So, once again, the hard hat and Hi-vis job announcements are not going to suit everyone, especially those most in need. Building skills should be a big part of any job strategy (the promised policy of free TAFE courses for under 25s announced by the ALP is a step in the right direction), but any hint of this seems lost in the race to announce the latest big shiny infrastructure project.

 

Finally, the seemingly endless focus on infrastructure jobs ignores the possibility that spending on jobs in in other sectors will potentially have larger employment impacts.  When politicians announce some big infrastructure project they inevitably announce a job figure. 400 jobs here, 1000 jobs there.

Politicians are never too big on detail so there is no telling if these are just jobs directly associated with the project or as a result of the broader job creation (economists call these employment multipliers). Now calculating employment multipliers can sometimes be a bit ‘iffy’, dependent as they are on a range of different assumptions.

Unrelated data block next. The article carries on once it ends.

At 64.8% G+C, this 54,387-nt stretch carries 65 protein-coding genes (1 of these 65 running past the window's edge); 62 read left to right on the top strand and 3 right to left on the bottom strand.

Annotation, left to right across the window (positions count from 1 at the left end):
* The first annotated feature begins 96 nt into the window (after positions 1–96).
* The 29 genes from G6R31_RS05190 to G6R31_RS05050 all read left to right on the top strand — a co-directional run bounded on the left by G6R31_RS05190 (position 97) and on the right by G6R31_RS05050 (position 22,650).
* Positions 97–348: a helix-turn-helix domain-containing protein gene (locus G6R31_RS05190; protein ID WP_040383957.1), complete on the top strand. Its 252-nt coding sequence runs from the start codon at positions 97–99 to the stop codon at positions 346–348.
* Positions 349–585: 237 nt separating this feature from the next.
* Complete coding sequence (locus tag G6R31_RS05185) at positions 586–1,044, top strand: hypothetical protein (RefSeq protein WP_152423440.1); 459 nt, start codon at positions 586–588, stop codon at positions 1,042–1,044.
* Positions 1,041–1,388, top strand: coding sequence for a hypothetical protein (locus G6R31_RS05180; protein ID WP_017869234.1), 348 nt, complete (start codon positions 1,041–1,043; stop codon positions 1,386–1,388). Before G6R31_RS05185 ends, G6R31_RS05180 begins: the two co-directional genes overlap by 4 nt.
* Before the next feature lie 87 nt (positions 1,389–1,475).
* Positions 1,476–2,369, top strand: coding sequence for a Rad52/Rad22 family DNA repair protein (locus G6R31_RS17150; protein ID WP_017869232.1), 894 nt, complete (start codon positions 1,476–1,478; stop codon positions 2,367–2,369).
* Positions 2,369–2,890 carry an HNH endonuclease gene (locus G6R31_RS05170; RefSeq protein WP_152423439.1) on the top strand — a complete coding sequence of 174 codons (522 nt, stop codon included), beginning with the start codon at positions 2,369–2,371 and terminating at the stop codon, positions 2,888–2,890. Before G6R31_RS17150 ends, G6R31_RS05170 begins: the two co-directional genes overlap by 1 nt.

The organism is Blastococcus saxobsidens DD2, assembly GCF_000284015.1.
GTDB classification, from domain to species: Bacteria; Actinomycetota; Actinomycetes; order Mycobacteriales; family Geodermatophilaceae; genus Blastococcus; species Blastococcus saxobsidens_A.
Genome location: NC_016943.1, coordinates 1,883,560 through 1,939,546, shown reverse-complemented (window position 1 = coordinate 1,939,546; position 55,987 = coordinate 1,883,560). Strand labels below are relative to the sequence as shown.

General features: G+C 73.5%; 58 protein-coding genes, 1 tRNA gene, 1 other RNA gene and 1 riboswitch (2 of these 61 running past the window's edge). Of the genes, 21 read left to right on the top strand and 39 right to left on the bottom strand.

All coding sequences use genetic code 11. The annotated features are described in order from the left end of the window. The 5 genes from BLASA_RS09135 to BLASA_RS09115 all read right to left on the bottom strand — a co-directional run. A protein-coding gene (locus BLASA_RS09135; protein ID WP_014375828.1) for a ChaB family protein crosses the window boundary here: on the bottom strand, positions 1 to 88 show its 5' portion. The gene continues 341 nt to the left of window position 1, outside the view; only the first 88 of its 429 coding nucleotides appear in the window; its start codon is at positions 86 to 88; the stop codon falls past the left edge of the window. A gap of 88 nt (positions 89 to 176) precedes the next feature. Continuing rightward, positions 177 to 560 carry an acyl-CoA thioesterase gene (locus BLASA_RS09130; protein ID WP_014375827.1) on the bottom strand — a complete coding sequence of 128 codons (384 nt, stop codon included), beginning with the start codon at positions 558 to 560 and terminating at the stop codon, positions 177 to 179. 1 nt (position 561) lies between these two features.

Even so, by pulling together some information from a bunch of sources suggests that the direct employment effects of $1 million spent in construction may well be less than the effect of the same spending in other industries like healthcare, education or childcare, all employment intensive industries. If  ‘jobs, jobs, jobs’ are an important election issue, why isn’t there equal focus on some of these other industries?

The take-home message has to be that our politicians need to stop their obsession with hard hat and Hi-vis haute couture and stat spreading their jobs message across other in industry sectors.

The big danger, as Richard Denniss has recently commented, is that the focus on infrastructure results in a herd of white elephants – big on promises but low on delivery.

So let’s hope, for all of Queensland’s sake that we don’t end up with a bunch of white elephants dressed in haute couture.

Professor Scott Baum is an expert in the economics and social outcomes of change at the Griffith University School of Environment and Science.